4 large bell peppers
4 cups of chicken thighs, cut into 1-inch pieces
1 tablespoon dry sherry
3 tablespoons soy sauce, divided
2 teaspoons and 1 tablespoon cornstarch, divided
1 tablespoon balsamic vinegar or Chinese black vinegar
1½ tablespoons brown sugar
1 tablespoon toasted sesame oil
2 tablespoons vegetable oil
2 dried Sichuan peppers
3 garlic cloves, minced
1 tablespoon fresh ginger, minced
5 stalks of green onions
½ cup roasted peanuts
2 cups of cooked white rice
Whisk the sherry, 1½ tablespoons soy sauce, and 2 teaspoons cornstarch together. Toss the chicken in the marinade and set aside while preparing the sauce. To create the sauce, combine remaining cornstarch and soy sauce, vinegar, brown sugar, and sesame oil. Set aside.
Cut the Sichuan peppers into 1-inch pieces, allowing the seeds to fall out. Discard seeds. Heat 1 tablespoon of vegetable oil in a large skillet over medium heat. Add Sichuan peppers, garlic, and ginger. Heat until the mixture becomes fragrant, approximately 2 minutes.
Slice the green onions into thirds. Using the middle section, slice further into 1-inch pieces. Add small green onion pieces and marinated chicken to the pan, being sure not to crowd the pan. This may need to be done in several rounds depending on the size of your skillet. Stir occasionally until chicken is cooked through. Add the sauce and stir to coat the chicken. Continue cooking until the sauce has thickened a bit, approximately 4 minutes. At this point, for a less spicy dish the Sichuan peppers can be removed. Toss in the roasted peanuts.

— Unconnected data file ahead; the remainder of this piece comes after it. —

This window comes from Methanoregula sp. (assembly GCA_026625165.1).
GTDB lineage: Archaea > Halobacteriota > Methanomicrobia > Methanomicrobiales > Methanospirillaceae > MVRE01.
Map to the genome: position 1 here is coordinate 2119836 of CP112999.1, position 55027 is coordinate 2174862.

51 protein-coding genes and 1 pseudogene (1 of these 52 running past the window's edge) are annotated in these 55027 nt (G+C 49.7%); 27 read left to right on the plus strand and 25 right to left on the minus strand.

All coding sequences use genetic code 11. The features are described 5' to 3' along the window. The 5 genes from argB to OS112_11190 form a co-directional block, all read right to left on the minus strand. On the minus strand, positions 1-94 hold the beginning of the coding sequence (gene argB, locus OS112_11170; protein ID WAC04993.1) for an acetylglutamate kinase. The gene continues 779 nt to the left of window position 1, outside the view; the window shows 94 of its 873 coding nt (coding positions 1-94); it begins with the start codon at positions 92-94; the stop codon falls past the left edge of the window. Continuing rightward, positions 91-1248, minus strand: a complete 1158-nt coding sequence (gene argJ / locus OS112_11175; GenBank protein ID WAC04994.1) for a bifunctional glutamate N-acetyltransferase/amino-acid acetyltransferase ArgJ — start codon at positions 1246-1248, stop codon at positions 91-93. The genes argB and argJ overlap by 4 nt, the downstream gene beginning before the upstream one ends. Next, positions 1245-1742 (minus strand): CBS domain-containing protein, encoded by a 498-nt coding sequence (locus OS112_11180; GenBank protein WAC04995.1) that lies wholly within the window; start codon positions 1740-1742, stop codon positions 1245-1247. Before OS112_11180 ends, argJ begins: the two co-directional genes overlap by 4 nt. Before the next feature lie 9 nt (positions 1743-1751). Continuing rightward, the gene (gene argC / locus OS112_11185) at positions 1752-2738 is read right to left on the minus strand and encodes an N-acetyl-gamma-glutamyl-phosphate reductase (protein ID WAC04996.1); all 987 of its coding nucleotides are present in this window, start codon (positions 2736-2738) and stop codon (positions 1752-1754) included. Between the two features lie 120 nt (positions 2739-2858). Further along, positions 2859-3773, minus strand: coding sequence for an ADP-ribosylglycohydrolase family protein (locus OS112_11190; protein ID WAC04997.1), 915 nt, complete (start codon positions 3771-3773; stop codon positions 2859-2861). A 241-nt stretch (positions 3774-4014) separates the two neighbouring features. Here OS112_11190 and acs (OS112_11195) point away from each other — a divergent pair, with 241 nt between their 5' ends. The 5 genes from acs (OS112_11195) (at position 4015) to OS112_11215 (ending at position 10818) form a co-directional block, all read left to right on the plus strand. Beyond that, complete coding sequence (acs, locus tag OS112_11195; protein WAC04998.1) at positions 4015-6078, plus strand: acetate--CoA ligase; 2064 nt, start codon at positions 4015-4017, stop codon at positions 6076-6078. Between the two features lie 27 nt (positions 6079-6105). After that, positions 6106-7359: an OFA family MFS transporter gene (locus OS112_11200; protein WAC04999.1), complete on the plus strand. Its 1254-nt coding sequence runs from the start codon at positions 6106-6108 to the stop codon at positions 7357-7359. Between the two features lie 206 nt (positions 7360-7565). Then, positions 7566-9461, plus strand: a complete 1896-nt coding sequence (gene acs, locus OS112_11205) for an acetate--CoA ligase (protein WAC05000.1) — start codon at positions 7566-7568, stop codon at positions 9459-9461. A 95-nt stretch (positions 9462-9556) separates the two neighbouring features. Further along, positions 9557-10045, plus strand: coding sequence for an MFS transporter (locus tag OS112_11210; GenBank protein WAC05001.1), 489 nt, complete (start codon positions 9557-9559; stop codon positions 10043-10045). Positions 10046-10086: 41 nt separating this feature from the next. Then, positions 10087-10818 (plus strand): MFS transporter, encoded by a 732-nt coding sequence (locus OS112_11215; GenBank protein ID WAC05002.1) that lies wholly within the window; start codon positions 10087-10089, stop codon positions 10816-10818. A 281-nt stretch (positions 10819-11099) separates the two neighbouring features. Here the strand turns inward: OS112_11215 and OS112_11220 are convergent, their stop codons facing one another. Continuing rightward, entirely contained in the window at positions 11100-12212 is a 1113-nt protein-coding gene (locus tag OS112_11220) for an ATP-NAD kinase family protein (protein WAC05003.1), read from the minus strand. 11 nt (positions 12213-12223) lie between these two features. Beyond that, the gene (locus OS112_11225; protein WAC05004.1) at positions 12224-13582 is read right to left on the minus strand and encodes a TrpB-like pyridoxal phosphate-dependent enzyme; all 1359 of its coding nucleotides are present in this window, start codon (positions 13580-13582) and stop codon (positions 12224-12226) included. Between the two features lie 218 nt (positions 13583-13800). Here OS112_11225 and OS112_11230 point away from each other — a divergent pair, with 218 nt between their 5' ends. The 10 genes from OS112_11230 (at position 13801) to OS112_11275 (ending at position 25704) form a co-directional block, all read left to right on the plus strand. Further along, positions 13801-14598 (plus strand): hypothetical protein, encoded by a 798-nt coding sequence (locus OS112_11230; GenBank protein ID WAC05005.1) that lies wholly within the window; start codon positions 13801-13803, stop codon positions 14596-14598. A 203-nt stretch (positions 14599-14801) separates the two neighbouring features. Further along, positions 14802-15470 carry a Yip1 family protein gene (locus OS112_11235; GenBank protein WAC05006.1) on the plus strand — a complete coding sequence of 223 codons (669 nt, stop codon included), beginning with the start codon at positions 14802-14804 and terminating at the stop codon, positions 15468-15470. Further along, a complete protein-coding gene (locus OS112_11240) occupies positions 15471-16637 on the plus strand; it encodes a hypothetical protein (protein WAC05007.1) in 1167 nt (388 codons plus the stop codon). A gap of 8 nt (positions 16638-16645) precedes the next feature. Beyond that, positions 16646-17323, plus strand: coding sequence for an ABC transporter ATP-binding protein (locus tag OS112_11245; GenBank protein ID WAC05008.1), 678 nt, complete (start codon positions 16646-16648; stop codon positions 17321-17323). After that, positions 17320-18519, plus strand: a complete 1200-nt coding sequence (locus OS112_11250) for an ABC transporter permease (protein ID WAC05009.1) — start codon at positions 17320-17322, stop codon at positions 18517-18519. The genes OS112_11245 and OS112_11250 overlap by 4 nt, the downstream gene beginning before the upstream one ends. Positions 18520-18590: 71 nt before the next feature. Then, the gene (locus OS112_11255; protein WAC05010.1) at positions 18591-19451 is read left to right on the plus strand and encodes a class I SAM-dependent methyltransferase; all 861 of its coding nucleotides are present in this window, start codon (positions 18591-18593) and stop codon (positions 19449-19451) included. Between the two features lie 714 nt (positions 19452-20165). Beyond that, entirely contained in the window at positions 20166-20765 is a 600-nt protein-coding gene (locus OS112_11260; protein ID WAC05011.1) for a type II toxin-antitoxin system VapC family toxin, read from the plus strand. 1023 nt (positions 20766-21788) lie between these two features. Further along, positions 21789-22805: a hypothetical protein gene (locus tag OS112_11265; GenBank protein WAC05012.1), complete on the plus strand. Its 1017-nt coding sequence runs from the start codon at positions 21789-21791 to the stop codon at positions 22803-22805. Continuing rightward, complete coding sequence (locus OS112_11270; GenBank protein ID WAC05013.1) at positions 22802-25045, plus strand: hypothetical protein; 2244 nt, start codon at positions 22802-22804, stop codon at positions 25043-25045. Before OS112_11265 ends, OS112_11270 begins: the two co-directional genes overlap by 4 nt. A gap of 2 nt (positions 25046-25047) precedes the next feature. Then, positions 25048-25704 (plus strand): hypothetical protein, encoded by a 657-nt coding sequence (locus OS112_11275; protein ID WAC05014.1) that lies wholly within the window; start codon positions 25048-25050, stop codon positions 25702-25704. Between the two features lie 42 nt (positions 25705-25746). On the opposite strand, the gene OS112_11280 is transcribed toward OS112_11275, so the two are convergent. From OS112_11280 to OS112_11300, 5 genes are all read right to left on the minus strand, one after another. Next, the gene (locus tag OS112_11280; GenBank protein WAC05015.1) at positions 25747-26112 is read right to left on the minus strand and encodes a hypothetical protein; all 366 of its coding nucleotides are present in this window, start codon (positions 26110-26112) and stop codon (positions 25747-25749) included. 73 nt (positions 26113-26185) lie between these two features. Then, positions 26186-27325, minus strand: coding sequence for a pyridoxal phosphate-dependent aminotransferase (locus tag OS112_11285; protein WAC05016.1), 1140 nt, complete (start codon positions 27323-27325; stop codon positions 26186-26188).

Cut the top from each bell pepper, removing the stem, seeds, and pith. Spoon ½ cup of rice into the bottom of the pepper and fill the rest of the pepper with the Kung Pao chicken. Serves 4.
2 pounds cheddar cheese
¼ cup mayonnaise
2 teaspoons Worcestershire sauce
½ teaspoon garlic salt
1 4-ounce jar of pimentos, drained
Shred the cheddar cheese. It’s important to shred your own instead of buying pre-shredded. Strain the liquid from the jar of pimentos. Stir together all ingredients. Taste and adjust seasonings as needed. Refrigerate for at least 1 hour before enjoying.
Blistered Shishito Peppers
Whip this up for a quick appetizer for friends or snack to enjoy solo.
2 tablespoons extra-virgin olive oil
2 pounds shishito peppers